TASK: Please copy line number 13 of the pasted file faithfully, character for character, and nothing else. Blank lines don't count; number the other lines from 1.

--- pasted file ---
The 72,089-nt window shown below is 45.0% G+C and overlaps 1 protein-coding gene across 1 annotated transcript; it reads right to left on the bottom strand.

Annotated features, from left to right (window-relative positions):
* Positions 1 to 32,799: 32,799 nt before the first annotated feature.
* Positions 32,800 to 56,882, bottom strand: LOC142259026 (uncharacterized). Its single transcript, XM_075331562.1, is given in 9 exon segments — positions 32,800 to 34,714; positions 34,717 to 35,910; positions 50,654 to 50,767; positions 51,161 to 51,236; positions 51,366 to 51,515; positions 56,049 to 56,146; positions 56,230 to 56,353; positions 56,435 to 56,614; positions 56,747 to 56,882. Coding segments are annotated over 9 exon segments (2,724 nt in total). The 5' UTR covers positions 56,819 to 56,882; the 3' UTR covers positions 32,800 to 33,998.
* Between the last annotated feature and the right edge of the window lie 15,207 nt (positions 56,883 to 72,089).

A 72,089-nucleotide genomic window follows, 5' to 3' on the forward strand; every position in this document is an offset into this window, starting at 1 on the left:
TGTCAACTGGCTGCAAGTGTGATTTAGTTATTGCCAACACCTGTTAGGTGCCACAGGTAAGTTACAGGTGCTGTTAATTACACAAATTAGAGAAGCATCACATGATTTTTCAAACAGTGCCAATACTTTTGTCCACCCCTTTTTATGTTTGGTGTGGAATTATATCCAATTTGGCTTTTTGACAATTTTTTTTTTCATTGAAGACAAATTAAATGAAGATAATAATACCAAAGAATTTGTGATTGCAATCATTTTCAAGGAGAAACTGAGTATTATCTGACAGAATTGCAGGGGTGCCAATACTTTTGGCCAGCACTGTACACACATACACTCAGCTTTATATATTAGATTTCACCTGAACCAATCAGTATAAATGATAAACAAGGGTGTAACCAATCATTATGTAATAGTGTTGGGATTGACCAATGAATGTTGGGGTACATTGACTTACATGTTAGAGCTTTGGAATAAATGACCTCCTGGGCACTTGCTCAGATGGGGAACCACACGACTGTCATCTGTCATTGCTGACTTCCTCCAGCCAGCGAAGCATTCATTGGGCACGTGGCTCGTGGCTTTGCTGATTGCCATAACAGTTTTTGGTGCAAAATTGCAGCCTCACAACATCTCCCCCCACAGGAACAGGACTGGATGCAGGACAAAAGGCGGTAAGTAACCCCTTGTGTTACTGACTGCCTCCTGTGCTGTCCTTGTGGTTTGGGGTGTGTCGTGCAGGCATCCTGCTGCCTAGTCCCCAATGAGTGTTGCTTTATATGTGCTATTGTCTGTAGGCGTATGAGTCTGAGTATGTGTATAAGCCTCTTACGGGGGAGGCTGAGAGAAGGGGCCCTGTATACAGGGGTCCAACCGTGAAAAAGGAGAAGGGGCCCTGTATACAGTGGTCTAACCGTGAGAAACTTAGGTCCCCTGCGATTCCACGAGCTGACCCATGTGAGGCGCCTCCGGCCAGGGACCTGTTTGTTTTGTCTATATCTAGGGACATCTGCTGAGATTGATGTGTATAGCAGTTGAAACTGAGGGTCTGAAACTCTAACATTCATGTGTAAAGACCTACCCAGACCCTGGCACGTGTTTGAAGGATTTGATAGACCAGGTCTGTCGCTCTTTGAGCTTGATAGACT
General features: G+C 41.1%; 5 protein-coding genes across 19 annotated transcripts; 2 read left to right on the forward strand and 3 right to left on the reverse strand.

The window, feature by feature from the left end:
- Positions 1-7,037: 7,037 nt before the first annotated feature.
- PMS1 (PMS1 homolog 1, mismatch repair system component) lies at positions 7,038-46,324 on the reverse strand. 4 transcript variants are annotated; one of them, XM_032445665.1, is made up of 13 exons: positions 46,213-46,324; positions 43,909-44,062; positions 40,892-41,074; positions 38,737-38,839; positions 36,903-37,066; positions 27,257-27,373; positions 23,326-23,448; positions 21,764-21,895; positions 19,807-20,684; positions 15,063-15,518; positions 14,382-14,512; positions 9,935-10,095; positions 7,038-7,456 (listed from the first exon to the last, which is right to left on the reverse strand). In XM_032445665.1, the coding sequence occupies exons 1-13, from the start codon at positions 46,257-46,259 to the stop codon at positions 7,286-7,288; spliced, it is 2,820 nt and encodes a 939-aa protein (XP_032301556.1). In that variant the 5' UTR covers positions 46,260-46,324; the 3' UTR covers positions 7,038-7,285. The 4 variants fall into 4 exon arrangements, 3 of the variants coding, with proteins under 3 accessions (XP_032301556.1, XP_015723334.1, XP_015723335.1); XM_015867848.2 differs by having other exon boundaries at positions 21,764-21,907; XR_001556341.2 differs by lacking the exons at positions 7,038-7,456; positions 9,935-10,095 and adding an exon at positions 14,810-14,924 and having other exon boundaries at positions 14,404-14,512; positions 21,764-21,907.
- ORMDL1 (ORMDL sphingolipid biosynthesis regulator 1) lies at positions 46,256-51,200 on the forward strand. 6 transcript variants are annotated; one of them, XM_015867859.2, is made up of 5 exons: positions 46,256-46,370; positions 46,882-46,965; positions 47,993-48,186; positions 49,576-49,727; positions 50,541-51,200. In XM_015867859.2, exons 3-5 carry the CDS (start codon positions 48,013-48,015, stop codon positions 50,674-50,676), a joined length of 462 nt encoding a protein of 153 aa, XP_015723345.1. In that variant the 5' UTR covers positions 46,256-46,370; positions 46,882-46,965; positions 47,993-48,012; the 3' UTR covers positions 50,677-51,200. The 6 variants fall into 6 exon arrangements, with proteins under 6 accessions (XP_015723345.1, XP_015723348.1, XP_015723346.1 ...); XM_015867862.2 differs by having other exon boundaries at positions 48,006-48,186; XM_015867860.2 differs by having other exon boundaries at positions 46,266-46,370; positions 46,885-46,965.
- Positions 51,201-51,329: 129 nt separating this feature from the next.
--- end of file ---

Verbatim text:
- Positions 51,201-51,329: 129 nt separating this feature from the next.